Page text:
Youngstown police see success with targeted anti-crime program

Local News

The program allowed the department to fund extra patrols in the areas of the South Side which were shown to have the highest crime rates

Southside Summer Experience

YOUNGSTOWN, Ohio (WKBN) — The Youngstown Police Department is planning its next move after completing an anti-crime program on the South Side earlier this year.

For 18 months, the department, along with Youngstown State University and the Youngstown Neighborhood Development Corp., used a $2 million federal grand to run the Community Based Crime Reduction program.

The program allowed the department to fund extra patrols in the areas of the South Side which were shown to have the highest crime rates in the city.

But it also allowed for blight remediation in the area through the YNDC and for special programs such as the South Side Summer Experience and other events for children.

Capt. Jason Simon, who ran the program for the police department, said that the program was a success because it cut down on the crime rate in the target areas of the grant.

The high-crime area targeted by the grant was specifically from Cottage Grove Avenue to Zedaker Street and East Florida Avenue to East Midlothian Boulevard. Statistics show most categories of crime in that neighborhood declined between 2017 and 2018.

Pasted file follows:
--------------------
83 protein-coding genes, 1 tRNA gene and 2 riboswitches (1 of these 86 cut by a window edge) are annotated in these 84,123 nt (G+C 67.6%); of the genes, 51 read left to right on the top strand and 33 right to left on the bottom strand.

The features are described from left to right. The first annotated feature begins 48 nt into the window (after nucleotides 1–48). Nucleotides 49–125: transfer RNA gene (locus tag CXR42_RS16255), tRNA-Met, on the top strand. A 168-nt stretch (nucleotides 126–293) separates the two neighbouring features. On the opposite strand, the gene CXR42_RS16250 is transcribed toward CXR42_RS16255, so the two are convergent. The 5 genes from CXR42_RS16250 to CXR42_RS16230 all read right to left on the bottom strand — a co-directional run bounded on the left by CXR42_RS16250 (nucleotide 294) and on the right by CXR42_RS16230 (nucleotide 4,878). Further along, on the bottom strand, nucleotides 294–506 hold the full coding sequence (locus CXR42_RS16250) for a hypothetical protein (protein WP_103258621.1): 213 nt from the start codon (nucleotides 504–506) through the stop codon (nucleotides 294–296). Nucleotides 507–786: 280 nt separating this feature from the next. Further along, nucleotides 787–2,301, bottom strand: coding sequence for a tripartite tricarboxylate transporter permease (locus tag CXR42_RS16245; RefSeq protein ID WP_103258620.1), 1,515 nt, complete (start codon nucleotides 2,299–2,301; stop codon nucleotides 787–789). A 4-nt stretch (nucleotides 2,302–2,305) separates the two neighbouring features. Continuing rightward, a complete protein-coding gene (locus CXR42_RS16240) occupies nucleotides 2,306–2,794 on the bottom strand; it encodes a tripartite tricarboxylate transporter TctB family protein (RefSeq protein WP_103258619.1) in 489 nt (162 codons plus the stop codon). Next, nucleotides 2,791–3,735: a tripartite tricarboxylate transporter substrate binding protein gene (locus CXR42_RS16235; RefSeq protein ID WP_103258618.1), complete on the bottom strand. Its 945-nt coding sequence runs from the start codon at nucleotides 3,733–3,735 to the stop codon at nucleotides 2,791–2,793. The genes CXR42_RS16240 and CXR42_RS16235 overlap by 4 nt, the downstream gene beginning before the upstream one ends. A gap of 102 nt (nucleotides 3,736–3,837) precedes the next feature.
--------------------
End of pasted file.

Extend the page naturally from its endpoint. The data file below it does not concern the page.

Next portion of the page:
Police used five years of call data to determine the hours with the most crimes on specific days of the week. Then, an extra two-officer car was assigned to that area for that block of time.

What the police department terms Part 1 Crimes — murder, felonious assault and robbery — decreased by 17 while the program was being run from April of 2018 to September of 2019. Those crimes in the rest of the city during the 18 months of the program increased by 9.8%.

Overall crimes in the target area decreased by 9%, while in the city, they increased slightly at 1.5%

“The numbers show it was a successful program,” Simon said.

Murders in the target area stayed the same, with two happening during the 18 months of the program. There were two murders in the target area in the 18 months before the CBCR took effect.

The number of robberies decreased by nine, and the number of felonious assaults decreased by one.

Besides analyzing call data, workers with YNDC also surveyed residents and businesses in the target area by going door to door, asking them what their concerns were. Those concerns were then relayed to officers who were working the CBCR patrols, who could then check on those complaints while they were on the road.

YNDC also demolished several vacant houses in the target area. One of the biggest complaints in the surveys taken by YNDC workers was blight.

“We can not do this job alone,” Simon said.

Chief Robin Lees said he wants to see the program continue and is looking for a way to get other funds through the YNDC to continue it in some fashion.

“There is enough success with that program that we certainly would want to continue it,” Lees said. “It’s clear that it enhanced our communications with the community. It’s a model that we want to use again.”

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